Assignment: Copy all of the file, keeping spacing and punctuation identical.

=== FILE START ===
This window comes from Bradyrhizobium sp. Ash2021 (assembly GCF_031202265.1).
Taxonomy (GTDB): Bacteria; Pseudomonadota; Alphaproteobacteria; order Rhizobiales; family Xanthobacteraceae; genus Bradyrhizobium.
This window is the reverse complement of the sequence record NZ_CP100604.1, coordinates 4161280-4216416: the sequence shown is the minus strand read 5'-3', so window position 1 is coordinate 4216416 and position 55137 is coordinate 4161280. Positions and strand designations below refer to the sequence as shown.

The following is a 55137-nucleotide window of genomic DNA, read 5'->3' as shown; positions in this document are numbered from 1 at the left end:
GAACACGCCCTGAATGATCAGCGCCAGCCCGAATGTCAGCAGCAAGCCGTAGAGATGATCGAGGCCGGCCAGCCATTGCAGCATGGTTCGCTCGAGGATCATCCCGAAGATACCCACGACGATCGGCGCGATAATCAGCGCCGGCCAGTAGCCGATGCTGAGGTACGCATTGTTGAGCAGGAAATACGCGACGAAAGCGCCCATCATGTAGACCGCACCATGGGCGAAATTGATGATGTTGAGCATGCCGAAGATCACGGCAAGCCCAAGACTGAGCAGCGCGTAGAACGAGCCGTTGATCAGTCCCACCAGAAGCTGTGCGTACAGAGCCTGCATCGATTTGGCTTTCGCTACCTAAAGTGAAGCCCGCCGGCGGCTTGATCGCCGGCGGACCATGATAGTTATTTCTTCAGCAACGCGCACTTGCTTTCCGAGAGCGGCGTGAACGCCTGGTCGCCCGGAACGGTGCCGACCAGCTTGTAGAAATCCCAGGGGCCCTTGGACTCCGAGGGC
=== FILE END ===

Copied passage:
This window comes from Bradyrhizobium sp. Ash2021 (assembly GCF_031202265.1).
Taxonomy (GTDB): Bacteria; Pseudomonadota; Alphaproteobacteria; order Rhizobiales; family Xanthobacteraceae; genus Bradyrhizobium.
This window is the reverse complement of the sequence record NZ_CP100604.1, coordinates 4161280-4216416: the sequence shown is the minus strand read 5'-3', so window position 1 is coordinate 4216416 and position 55137 is coordinate 4161280. Positions and strand designations below refer to the sequence as shown.

The following is a 55137-nucleotide window of genomic DNA, read 5'->3' as shown; positions in this document are numbered from 1 at the left end:
GAACACGCCCTGAATGATCAGCGCCAGCCCGAATGTCAGCAGCAAGCCGTAGAGATGATCGAGGCCGGCCAGCCATTGCAGCATGGTTCGCTCGAGGATCATCCCGAAGATACCCACGACGATCGGCGCGATAATCAGCGCCGGCCAGTAGCCGATGCTGAGGTACGCATTGTTGAGCAGGAAATACGCGACGAAAGCGCCCATCATGTAGACCGCACCATGGGCGAAATTGATGATGTTGAGCATGCCGAAGATCACGGCAAGCCCAAGACTGAGCAGCGCGTAGAACGAGCCGTTGATCAGTCCCACCAGAAGCTGTGCGTACAGAGCCTGCATCGATTTGGCTTTCGCTACCTAAAGTGAAGCCCGCCGGCGGCTTGATCGCCGGCGGACCATGATAGTTATTTCTTCAGCAACGCGCACTTGCTTTCCGAGAGCGGCGTGAACGCCTGGTCGCCCGGAACGGTGCCGACCAGCTTGTAGAAATCCCAGGGGCCCTTGGACTCCGAGGGC